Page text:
WWE color commentator Corey Graves caught up with Edge and Christian on E&C's Pod Of Awesomeness last week before Jonathan Coachman replaced Booker T on commentary on WWE Monday Night RAW. Among many other things, Graves discussed his transition from NXT commentary to WWE main roster programming, the infamous list of banned words in WWE, the differences in calling RAW and SmackDown Live, and whether RAW is too long with its three-hour runtime per episode.
According to Graves the most difficult adjustment in going from the black and yellow brand to the main roster was getting accustomed to all of the voices in his headset now, including one unnamed "wacky 71 year old billionaire".
"Oh, that's a whole different ballgame!" Graves exclaimed. "It was a bit of an adjustment because I went from NXT where it was obviously a taped show, so I had my producer in my ear and I heard my partner. That was basically the only two voices I had to worry about. Every once in a while, [Michael] Cole would jump in and say something, but generally it was very easy. You didn't have to worry about live counts to commercial breaks or anything like that, so fast forward to RAW, now I've got Booker, I've got Cole, I've got Kevin Dunn, I've got any number of people sitting in gorilla who have information that they want to pass on to me, and then, we've got the wacky 71 year old billionaire who decides to spew things out when he feels like it, and when he says it, you'd better say it! Yeah, and so, it's weird. That was the hardest thing because I think on a human level, when you have someone talking in your ear, you stop, you stop talking, and that's your instinct."
'Gravy' joked that while this is a list of prohibited terms for WWE commentators, this list is constantly changing.
"Even though there's a list of things you're not supposed to say or you're not supposed to do," Graves explained, "that changes on an hourly basis. Yeah, it happened on back-to-back weeks! We had this edict in a production meeting a couple of weeks ago where, after a backstage pretape, there's a wide shot of the crowd, and just let everything breathe. Don't talk over it. Don't react to it. Just kind of let everyone digest what they just saw. Makes sense. That's perfectly logical. Last night, something happens, there's a live shot [of the audience]. The three of us [on commentary] shut up. 'Why didn't anyone say anything?' 'I don't know. I don't know. I'm sorry. Clearly, I made up this idea in my head that we weren't supposed to say anything. I don't know.'"
With respect to the differences between calling RAW and SmackDown, Graves likened the latter to an infomercial. At its worst, the blue brand is splashy, superficial, and fast.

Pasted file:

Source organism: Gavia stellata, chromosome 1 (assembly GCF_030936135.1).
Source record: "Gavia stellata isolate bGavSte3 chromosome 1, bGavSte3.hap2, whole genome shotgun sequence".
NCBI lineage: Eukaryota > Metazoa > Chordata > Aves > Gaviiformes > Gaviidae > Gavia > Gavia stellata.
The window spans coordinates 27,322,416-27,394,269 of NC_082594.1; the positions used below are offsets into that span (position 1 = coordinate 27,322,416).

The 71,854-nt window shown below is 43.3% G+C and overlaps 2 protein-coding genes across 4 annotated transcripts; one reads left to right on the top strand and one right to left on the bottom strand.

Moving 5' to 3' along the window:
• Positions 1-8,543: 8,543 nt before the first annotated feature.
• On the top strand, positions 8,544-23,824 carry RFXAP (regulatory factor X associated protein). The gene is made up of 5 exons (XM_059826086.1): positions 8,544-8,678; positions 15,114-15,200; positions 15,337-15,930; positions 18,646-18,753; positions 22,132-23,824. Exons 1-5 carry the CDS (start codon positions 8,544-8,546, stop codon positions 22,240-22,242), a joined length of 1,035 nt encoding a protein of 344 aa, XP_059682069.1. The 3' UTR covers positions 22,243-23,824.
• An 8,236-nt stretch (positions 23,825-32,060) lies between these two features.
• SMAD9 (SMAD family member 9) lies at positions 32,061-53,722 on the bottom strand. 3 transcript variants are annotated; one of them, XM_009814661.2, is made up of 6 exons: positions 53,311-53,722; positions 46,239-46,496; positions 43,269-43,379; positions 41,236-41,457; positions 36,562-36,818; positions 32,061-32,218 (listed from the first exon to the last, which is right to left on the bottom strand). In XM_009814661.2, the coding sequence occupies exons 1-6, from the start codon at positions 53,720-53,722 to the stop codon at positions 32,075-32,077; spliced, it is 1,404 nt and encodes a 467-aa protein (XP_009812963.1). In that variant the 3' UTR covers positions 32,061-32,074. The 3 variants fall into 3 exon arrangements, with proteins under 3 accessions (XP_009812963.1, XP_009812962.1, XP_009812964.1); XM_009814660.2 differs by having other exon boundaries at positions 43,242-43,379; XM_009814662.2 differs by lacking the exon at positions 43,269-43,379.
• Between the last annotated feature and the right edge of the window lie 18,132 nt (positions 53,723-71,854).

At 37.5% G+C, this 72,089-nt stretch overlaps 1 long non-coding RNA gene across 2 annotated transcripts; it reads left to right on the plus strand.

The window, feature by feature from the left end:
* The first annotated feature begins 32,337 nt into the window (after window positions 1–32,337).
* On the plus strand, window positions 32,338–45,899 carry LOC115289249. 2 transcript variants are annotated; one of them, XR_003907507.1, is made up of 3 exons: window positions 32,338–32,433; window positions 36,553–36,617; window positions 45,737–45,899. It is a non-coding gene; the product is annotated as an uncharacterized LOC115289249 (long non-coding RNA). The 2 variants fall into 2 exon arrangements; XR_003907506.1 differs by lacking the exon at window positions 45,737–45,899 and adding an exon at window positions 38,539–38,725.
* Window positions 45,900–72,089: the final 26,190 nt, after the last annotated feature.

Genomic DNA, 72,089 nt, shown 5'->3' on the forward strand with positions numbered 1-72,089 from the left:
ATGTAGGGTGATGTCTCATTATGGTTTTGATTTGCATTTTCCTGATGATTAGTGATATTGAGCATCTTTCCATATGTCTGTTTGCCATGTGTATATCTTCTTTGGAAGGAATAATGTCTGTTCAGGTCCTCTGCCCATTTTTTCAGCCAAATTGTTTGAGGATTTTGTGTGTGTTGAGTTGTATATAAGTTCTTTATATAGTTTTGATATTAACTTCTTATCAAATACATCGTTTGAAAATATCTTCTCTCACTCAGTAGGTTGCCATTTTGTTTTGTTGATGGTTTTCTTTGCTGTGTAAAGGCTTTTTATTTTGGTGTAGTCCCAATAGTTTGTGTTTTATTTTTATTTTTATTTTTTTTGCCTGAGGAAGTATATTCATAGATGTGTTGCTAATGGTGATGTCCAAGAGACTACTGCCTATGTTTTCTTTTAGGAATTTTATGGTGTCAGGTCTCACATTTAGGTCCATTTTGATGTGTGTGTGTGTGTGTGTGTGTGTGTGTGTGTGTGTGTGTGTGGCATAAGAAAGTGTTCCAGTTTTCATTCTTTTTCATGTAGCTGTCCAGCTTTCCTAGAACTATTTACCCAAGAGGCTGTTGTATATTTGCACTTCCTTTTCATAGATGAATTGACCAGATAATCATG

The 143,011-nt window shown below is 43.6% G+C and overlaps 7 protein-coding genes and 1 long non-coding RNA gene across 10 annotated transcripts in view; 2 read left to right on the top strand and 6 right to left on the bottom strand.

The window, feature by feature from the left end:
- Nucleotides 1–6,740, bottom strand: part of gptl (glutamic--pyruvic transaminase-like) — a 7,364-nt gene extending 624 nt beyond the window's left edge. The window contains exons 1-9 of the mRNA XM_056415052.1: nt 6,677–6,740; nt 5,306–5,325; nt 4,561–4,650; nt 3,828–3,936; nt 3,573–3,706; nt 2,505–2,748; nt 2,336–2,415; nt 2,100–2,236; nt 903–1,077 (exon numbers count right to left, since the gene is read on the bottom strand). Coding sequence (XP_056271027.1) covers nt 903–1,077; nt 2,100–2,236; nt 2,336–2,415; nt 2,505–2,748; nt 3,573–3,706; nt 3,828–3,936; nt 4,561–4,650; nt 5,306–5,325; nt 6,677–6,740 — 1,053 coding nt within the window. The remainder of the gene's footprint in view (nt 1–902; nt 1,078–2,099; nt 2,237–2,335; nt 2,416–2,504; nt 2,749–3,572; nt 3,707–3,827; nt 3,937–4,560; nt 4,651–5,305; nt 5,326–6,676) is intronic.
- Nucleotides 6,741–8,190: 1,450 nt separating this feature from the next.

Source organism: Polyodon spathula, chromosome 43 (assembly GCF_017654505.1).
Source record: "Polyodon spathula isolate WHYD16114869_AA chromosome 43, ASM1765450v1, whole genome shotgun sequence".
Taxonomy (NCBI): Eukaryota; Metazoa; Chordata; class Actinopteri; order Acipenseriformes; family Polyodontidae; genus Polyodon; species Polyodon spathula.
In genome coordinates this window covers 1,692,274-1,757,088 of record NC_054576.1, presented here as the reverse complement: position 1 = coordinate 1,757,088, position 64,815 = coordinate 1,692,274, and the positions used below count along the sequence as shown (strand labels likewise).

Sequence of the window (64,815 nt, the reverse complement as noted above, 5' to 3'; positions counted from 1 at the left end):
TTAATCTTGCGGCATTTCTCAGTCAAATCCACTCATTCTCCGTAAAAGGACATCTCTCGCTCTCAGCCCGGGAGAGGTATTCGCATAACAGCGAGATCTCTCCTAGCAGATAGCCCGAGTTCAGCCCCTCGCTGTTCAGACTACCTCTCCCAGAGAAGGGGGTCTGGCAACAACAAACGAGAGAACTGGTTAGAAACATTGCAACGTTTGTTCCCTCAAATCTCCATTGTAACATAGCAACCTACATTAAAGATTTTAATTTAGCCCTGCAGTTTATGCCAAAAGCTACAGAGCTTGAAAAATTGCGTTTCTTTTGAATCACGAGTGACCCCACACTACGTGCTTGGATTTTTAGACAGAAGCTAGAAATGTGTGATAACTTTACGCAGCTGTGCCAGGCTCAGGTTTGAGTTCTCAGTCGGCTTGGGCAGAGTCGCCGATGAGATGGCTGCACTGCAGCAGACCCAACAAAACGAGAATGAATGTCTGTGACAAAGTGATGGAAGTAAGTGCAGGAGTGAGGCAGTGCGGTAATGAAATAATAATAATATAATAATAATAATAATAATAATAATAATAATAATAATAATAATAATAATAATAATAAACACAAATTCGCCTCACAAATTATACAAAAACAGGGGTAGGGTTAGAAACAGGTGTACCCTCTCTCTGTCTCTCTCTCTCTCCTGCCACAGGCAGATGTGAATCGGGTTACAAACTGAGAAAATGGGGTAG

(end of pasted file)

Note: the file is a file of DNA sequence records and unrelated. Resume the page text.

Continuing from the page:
"SmackDown, to me, is incredibly fast-paced, which sometimes is fun and other times can be kind of difficult," Graves admitted. "Three hours versus to two doesn't seem like it would be that huge of a world of difference, but I mean it absolutely is. Monday, we never struggle for time to tell the stories and you get a lot more two [segment] matches or just plenty of time to do whatever business you need to do. SmackDown, to me, feels more like an informercial where it's bam, bam, bam. Here's this. Here's that. Plug this. Let's throw to break. Let's throw to this package. And you've got to two rosters that are roughly the same size, so, obviously, everyone needs their airtime to have their stories told. I just feel like SmackDown is so… I don't want to say 'rushed' because it's just fast."
Graves indicated that he prefers working RAW to SmackDown.
"I have more fun on Mondays because I can really help delve into a story or a character with some layers, some depth, because that's what's fun to me." Graves added, "I make most of this stuff up. Some guys will come up to me and give me little tidbits here and there, but usually I'll just go into business for myself and try to make myself laugh."
As a commentator, Graves prefers having more time to tell the stories; however, 'The Savior Of Misbehavior' claimed he could understand how some fans prefer SmackDown's two-hour format.
"I completely understand and I look at it this way. And I actually agree with you. Three hours is a really long time. From a personal perspective, I enjoy getting to do what I do longer. I don't feel rushed." Graves continued, "it's a lot of an investment to ask for anybody's time for anything! Three hours is a long, long time, so I get that. I think the pacing of SmackDown, from a fan's perspective, I could see that actually being a little more enjoyable and from the best of my recollection, RAW used to be like that. When it was two hours, it was a lot more, bang, bang, bang, here's this match, here's that match, boom, boom, boom, constantly moving."
Here we go! If you use any of the quotations that appear in this article, please credit E&C's Pod Of Awesomeness with an H/T to Wrestling Inc. for the transcription.
Source: E&C's Pod Of Awesomeness